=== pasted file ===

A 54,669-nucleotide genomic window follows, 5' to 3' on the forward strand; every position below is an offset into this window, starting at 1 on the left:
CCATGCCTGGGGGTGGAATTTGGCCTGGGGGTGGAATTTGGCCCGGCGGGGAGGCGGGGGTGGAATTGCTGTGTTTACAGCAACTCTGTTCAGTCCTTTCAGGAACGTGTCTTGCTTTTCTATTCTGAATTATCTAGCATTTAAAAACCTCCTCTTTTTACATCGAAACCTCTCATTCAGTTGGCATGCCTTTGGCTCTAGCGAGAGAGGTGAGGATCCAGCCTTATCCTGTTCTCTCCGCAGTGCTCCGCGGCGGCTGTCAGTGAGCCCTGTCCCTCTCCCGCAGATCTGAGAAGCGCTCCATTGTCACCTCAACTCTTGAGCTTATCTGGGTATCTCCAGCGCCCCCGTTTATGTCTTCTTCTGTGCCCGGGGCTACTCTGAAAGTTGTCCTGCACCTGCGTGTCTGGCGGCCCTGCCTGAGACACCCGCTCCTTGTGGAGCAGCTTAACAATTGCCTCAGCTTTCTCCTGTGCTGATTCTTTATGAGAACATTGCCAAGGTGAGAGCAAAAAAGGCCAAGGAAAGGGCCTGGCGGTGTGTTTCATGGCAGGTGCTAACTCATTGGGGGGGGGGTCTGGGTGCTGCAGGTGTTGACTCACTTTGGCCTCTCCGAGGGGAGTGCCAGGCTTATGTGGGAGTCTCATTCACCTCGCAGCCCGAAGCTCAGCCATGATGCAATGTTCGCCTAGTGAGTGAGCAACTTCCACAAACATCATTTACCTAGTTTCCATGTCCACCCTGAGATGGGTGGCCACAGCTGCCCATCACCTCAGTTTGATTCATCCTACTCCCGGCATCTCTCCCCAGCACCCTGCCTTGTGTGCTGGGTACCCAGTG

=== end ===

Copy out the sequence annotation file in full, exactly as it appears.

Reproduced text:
A 54,669-nucleotide genomic window follows, 5' to 3' on the forward strand; every position below is an offset into this window, starting at 1 on the left:
CCATGCCTGGGGGTGGAATTTGGCCTGGGGGTGGAATTTGGCCCGGCGGGGAGGCGGGGGTGGAATTGCTGTGTTTACAGCAACTCTGTTCAGTCCTTTCAGGAACGTGTCTTGCTTTTCTATTCTGAATTATCTAGCATTTAAAAACCTCCTCTTTTTACATCGAAACCTCTCATTCAGTTGGCATGCCTTTGGCTCTAGCGAGAGAGGTGAGGATCCAGCCTTATCCTGTTCTCTCCGCAGTGCTCCGCGGCGGCTGTCAGTGAGCCCTGTCCCTCTCCCGCAGATCTGAGAAGCGCTCCATTGTCACCTCAACTCTTGAGCTTATCTGGGTATCTCCAGCGCCCCCGTTTATGTCTTCTTCTGTGCCCGGGGCTACTCTGAAAGTTGTCCTGCACCTGCGTGTCTGGCGGCCCTGCCTGAGACACCCGCTCCTTGTGGAGCAGCTTAACAATTGCCTCAGCTTTCTCCTGTGCTGATTCTTTATGAGAACATTGCCAAGGTGAGAGCAAAAAAGGCCAAGGAAAGGGCCTGGCGGTGTGTTTCATGGCAGGTGCTAACTCATTGGGGGGGGGGTCTGGGTGCTGCAGGTGTTGACTCACTTTGGCCTCTCCGAGGGGAGTGCCAGGCTTATGTGGGAGTCTCATTCACCTCGCAGCCCGAAGCTCAGCCATGATGCAATGTTCGCCTAGTGAGTGAGCAACTTCCACAAACATCATTTACCTAGTTTCCATGTCCACCCTGAGATGGGTGGCCACAGCTGCCCATCACCTCAGTTTGATTCATCCTACTCCCGGCATCTCTCCCCAGCACCCTGCCTTGTGTGCTGGGTACCCAGTG